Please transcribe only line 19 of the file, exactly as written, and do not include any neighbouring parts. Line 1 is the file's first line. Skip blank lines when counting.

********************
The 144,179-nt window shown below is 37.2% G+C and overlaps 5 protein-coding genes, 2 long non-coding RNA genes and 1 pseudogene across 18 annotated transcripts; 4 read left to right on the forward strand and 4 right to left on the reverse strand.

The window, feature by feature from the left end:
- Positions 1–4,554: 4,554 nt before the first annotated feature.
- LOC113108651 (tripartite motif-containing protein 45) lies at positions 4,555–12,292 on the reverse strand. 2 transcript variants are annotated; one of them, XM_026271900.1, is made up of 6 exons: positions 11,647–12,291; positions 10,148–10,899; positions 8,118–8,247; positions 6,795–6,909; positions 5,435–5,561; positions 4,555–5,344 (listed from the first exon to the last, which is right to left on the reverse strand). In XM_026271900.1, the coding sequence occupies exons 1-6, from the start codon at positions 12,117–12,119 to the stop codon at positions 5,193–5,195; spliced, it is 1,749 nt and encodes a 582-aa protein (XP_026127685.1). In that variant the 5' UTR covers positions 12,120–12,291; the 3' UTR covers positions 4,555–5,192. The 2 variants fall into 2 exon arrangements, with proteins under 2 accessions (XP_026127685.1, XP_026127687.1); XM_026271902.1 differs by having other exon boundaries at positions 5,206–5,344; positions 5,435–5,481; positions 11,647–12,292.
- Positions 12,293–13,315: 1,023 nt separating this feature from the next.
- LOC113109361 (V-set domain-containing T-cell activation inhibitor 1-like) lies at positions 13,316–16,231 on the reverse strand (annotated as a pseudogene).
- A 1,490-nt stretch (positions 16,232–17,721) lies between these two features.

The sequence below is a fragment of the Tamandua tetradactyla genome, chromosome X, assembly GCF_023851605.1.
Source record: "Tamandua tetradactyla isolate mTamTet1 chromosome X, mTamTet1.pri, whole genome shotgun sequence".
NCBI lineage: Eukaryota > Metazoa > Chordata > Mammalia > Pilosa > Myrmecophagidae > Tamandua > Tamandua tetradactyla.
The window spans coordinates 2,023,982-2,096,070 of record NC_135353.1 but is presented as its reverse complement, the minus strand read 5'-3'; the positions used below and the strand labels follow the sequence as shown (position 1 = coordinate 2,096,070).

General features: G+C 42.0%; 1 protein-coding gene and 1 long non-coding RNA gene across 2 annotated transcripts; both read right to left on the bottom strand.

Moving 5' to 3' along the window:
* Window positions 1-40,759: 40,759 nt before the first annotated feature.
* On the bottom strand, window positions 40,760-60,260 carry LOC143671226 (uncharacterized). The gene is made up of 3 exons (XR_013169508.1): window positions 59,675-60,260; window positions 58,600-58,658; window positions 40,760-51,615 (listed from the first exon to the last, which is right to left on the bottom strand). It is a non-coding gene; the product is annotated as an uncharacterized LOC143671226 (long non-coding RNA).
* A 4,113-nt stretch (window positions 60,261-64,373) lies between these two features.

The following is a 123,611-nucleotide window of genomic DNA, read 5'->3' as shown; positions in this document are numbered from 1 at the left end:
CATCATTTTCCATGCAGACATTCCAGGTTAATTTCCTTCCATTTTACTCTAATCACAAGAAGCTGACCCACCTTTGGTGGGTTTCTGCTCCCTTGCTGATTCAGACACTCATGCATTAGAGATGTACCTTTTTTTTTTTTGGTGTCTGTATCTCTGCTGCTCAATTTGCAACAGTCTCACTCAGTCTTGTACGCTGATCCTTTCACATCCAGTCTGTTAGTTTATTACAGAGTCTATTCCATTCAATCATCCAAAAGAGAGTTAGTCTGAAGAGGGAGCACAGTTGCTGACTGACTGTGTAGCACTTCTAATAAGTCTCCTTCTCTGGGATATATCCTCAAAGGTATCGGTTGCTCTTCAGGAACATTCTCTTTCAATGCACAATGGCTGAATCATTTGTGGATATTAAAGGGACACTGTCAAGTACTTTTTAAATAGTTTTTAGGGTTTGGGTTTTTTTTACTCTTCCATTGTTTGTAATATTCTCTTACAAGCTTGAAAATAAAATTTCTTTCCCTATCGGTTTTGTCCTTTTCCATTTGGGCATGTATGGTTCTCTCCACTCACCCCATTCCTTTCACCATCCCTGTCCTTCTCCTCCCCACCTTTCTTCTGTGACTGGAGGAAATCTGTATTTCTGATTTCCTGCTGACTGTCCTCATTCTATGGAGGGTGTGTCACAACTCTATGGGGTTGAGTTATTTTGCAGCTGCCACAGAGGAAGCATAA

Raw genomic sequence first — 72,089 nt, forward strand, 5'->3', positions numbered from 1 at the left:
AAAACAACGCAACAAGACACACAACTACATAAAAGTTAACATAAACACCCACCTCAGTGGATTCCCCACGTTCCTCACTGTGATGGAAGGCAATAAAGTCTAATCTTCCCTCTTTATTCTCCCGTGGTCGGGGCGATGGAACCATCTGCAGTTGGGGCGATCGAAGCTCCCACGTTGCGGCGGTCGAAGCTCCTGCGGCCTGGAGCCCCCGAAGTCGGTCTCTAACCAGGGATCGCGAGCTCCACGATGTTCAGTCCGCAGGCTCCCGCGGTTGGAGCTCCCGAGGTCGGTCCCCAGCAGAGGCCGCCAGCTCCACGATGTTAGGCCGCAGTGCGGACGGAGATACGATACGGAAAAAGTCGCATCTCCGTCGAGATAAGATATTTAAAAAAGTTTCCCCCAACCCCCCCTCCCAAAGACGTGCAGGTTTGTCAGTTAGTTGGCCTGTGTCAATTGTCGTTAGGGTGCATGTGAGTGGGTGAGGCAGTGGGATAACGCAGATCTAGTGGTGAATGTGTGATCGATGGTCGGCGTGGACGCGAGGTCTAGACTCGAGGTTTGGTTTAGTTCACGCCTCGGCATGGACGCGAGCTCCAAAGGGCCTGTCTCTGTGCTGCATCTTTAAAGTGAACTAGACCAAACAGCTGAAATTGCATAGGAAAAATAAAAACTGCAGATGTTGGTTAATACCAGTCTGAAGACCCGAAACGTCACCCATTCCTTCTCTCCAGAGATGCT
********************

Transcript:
Raw genomic sequence first — 72,089 nt, forward strand, 5'->3', positions numbered from 1 at the left: